Have you seen the new water that is labeled “pH Balanced” or “Alkaline Water”? Some people believe it’s healthier? While others say it’s just marketing hype? What’s the truth? Should you be spending the extra money for you and your family?
To answer those questions, I think it first helps to explain what is meant by these terms – alkaline water or pH balanced water.
The pH Scale
Chemicals aren’t just the bottles under the kitchen sink or in the garage. All living matter including humans, animals, and foods consist of chemicals.
And we can describe any of these living matters by their properties. For example, we might describe a person by their hair color and height. Food and water also have describable properties.
One way to describe food is using the pH scale (picture below) which ranges from 0-14. Some foods are acidic (low pH) and others are more basic or alkaline (high pH). As you can see, water is generally considered more neutral because it’s pH is in the middle. Mixing acids and alkaline foods can cancel out or neutralize their extreme effects.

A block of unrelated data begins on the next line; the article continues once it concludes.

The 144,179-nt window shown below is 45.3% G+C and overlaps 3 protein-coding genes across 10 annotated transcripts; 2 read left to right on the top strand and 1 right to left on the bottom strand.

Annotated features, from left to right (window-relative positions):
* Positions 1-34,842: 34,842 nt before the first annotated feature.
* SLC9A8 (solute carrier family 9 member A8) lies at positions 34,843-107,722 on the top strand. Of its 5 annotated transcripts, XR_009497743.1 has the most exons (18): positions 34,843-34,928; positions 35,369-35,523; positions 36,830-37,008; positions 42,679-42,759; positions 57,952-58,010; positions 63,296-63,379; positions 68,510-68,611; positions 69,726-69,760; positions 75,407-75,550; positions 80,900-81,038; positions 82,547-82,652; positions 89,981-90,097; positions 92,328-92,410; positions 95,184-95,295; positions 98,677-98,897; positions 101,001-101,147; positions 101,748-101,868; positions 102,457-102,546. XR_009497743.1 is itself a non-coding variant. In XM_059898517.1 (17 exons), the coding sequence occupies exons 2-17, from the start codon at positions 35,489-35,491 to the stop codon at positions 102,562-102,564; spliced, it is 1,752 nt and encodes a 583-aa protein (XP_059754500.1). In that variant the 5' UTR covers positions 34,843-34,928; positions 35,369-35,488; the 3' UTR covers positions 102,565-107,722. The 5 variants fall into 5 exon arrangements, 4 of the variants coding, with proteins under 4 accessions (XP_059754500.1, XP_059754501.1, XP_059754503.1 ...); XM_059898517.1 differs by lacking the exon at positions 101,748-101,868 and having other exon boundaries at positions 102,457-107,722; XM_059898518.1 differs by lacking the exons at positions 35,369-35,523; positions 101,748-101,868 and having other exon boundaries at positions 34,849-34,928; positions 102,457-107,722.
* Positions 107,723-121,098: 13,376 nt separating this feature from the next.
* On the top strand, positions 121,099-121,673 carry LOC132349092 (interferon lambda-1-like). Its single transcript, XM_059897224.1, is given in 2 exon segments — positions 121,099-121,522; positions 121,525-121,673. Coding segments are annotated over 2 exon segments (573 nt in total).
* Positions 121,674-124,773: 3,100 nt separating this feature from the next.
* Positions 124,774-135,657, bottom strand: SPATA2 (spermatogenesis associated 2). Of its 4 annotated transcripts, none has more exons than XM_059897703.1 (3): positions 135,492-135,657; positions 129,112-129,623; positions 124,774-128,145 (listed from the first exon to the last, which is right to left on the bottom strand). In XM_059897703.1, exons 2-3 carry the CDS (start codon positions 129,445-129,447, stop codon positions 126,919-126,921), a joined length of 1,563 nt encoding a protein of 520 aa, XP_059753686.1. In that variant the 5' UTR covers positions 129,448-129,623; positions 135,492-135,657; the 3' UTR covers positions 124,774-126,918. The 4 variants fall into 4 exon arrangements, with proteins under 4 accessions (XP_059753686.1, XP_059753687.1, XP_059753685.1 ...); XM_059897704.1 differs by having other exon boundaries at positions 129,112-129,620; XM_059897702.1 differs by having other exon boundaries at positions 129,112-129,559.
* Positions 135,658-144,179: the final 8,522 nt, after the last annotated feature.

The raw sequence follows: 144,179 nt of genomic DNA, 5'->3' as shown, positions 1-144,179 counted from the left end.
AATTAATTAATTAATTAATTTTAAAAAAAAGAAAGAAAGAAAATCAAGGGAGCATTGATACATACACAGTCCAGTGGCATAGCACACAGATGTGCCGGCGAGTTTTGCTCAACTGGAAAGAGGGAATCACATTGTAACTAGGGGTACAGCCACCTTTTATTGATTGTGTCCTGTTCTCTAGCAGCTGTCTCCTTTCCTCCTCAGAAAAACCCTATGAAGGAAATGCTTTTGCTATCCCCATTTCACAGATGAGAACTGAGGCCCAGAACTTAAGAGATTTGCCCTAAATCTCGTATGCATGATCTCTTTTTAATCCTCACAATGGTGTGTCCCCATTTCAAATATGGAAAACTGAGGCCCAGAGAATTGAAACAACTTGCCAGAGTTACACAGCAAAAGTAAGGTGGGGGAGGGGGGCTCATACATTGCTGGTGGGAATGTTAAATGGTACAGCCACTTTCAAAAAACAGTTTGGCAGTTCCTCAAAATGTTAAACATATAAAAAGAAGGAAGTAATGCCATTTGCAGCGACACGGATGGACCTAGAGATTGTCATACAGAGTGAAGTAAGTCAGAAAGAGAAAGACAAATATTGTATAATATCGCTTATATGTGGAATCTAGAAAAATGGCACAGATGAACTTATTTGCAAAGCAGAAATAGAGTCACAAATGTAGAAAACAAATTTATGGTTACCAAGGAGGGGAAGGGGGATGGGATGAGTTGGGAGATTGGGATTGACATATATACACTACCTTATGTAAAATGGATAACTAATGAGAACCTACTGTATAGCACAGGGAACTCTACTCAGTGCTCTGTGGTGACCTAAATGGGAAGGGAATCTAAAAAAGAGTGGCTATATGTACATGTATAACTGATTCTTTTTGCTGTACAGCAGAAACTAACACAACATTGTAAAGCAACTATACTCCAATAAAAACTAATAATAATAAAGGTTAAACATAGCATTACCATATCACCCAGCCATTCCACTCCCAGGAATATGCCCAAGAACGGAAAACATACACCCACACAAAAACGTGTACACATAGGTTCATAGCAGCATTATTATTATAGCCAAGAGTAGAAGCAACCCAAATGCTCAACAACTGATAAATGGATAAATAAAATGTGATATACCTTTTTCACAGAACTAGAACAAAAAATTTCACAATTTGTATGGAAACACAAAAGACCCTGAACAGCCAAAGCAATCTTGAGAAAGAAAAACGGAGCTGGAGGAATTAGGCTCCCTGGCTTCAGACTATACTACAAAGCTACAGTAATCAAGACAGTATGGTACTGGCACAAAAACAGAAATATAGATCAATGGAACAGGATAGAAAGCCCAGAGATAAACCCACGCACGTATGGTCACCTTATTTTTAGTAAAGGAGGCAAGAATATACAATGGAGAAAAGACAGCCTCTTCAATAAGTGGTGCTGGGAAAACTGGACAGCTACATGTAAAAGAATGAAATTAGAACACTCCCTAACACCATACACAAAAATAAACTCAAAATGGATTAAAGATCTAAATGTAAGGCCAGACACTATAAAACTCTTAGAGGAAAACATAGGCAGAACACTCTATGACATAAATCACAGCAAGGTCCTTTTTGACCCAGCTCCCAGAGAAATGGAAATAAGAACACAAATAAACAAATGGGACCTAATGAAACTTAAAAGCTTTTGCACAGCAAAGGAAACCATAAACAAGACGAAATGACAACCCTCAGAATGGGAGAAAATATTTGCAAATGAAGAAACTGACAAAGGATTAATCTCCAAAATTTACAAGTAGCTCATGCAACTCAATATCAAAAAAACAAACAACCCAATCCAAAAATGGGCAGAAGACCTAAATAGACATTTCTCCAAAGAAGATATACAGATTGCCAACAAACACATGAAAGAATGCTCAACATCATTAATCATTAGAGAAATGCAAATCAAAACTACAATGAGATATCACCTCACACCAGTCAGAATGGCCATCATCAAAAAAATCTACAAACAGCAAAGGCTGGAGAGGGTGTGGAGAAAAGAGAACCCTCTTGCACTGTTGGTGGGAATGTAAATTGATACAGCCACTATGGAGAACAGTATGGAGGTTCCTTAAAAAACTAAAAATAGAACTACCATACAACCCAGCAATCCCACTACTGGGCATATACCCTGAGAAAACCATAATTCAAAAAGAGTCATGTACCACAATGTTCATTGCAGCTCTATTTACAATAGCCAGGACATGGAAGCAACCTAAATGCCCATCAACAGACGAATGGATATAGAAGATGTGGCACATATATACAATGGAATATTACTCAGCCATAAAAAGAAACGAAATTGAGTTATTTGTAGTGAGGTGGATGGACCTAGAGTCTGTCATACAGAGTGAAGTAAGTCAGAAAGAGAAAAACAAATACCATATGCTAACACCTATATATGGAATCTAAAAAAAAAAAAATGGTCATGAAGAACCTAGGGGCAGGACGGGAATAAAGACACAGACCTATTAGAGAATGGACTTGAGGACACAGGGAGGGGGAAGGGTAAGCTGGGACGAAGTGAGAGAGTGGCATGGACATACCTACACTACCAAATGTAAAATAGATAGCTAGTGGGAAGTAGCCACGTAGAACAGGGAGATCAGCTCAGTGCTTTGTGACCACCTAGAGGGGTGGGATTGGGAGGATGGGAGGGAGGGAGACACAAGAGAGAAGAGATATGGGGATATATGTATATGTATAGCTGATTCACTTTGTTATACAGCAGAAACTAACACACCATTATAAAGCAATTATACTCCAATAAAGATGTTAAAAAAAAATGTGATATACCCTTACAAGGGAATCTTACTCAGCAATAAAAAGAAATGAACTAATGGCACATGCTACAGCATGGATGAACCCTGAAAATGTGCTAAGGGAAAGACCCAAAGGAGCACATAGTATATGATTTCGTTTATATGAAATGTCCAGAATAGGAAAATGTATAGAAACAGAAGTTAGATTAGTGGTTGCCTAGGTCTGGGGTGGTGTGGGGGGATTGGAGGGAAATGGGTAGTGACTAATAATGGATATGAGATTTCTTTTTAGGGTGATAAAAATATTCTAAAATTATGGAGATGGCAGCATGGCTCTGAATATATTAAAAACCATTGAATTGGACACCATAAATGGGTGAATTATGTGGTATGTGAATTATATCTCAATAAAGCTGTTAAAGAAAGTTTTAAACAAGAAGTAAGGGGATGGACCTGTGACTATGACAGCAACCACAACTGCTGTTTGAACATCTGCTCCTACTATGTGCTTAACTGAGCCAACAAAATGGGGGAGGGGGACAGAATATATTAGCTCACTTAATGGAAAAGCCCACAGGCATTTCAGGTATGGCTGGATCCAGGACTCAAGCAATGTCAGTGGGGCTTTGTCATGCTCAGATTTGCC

Human blood is kept at a pH of around 7.4 (usually at a slightly basic range of 7.35-7.45). We would die if it fluctuated more than that. Fortunately, the body has mechanisms to keep it constant – including breathing and functioning kidneys.
Alkaline Water or pH Balanced Water
Therefore, just because we eat/drink acids or alkaline foods doesn’t make our blood pH change. In fact, the first place that the food or water will go after you eat it, is into your stomach. And, check out the pH of gastric (stomach) acid in the picture above. It’s very acidic – with a pH of around 1-2. While it sounds healthy to match your water to your blood’s pH, it’s not going to make any difference in your blood’s pH. So, save your money and just buy a water – or use your own tap water.